Loading…

Recap: November Girl Geek Dinner with Sherry McMenemy

And we’re back on track with our geeky dinner schedule! On Tuesday a bit smaller group gathered at The Bauer Kitchen to learn from Sherry about Managing up, down and sideways for girls, geeks and managers.

Sherry started off by addressing the age-old question of and distinction between geeks and nerds, using a number of icons from science and literature as examples. (Unsurprisingly, there were oblique Buffy references with two of them…) Continuing with the theme of perceptions, she went on to discuss how managers/bosses are often perceived, and how with a promotion one person can become someone entirely different seemingly overnight in the eyes of subordinate staff. What the manager actually does also shifts dramatically, both in terms of job functions and in terms of priorities and perspective about the team and the company.

One point she noted several times was that managers are translators, and a big part of their job is to keep information flowing from their team upward to upper management, and down from the C-suite to the front lines. (And also communicate laterally among various groups who may or may not be technical.) She noted that what sounds like jargon to one group might just be professional shorthand among another group, making communications more efficient. Language and communications can be a strong indicator of identity on teams, and can also be used to delineate “us and them” lines within companies.

Sherry addressed training and its value from a number of perspectives, including obvious ones like improving the team’s skills, but also in maintaining professional networks and relevance, rewarding good performers, and just plain old using budget for the forces of good that would otherwise be taken away. She noted that training is one of the most important things managers can maintain and protect for their teams (and often one of the first things to go when budget cuts come around).

Next Sherry moved on to team interactions and an overview of the realities of communicating as well as specific tactics. As a manager, pretty much inevitably part of your job will involve keeping secrets, and the higher up the corporate ladder you climb, the more secrets you will have to keep. At the same time, being a brick wall to your team(s) isn’t cool, either. People aren’t stupid, and they tend to know when something is going on, even if they don’t know the details.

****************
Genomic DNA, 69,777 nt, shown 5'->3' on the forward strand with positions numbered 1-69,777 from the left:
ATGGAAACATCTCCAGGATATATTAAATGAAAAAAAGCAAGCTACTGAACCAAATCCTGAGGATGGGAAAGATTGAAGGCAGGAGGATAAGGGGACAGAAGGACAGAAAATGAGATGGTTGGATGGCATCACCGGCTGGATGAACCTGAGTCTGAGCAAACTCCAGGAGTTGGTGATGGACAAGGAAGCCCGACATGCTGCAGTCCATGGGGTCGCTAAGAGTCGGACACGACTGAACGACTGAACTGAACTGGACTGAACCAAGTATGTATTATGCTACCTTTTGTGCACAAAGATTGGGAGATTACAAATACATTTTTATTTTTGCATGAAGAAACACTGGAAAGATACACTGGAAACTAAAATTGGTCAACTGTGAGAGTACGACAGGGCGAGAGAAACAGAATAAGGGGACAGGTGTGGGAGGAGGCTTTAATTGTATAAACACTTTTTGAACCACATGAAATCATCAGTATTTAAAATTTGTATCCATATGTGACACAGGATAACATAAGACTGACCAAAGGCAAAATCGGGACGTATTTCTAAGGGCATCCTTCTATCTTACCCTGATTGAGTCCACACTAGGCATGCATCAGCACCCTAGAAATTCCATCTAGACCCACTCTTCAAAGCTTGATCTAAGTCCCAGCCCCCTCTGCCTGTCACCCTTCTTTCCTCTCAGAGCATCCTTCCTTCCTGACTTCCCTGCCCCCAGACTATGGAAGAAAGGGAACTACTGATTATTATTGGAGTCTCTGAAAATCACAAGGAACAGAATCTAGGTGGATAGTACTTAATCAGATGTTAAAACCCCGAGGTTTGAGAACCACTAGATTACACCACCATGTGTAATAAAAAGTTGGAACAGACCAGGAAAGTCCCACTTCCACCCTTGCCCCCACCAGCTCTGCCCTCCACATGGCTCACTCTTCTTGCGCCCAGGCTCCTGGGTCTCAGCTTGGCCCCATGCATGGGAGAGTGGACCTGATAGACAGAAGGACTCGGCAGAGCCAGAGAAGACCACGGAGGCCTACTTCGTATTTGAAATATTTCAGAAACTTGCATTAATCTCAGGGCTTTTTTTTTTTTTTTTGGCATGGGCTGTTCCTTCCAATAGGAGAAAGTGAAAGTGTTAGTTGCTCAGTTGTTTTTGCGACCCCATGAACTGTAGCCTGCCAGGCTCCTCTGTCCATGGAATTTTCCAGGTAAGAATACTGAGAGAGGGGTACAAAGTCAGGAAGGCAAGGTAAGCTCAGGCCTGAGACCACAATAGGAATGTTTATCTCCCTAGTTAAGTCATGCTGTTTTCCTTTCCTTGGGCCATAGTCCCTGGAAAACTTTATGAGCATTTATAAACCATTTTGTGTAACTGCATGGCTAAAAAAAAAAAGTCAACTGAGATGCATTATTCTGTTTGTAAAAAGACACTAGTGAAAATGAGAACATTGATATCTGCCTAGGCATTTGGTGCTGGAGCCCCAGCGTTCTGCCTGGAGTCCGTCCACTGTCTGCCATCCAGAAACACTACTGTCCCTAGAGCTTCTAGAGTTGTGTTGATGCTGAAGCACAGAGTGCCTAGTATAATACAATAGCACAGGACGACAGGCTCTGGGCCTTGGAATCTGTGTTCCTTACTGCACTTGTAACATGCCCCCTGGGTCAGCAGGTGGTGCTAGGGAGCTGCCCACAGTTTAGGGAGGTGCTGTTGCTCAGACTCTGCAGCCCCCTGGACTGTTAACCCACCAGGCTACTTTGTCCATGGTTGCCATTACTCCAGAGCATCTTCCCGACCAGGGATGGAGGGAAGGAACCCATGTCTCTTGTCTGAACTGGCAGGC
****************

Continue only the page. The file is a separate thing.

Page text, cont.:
Be it a project update or a looming layoff, Sherry recommends providing context to the team and asking their opinions where it makes sense. Walk through if/then scenarios and involve them in processes of decision-making when possible. (Though this is not the same as letting team members be the boss.) People on the front lines have different knowledge and perspectives and can come up with great ideas from their vantage point. And it’s perfectly okay to admit when you don’t know the answer to something. Becoming a manager doesn’t make you omnipotent.

Further to that, Sherry recommends a realist approach to addressing attitudes and the emotional side of things that occur. Sometimes things will happen that simply aren’t fair, or downright suck. And a manager can’t always fix that or shield their team from it. Acknowledge these situations, acknowledge their sucky-ness, and to the best of your ability, explain why things are the way they are. (As aforementioned, however, sometimes you can’t explain much, because of the necessary secret-keeping. These are the days when being a manager isn’t much fun.)

Moving along, Sherry addressed everyone’s most hated part of the business day: meetings. She doesn’t say you shouldn’t have them, but that they should only happen when needed or when other avenues of communicating and organizing have been tried. They should be kept as short as possible and they should have a purpose (and, relatedly, an agenda, which is followed). If you need to assign homework before the meeting to ensure things stay on track, do so. (If you’re assigning it to people outside of your department, you may not be able to guarantee they do it, but you do what you can…)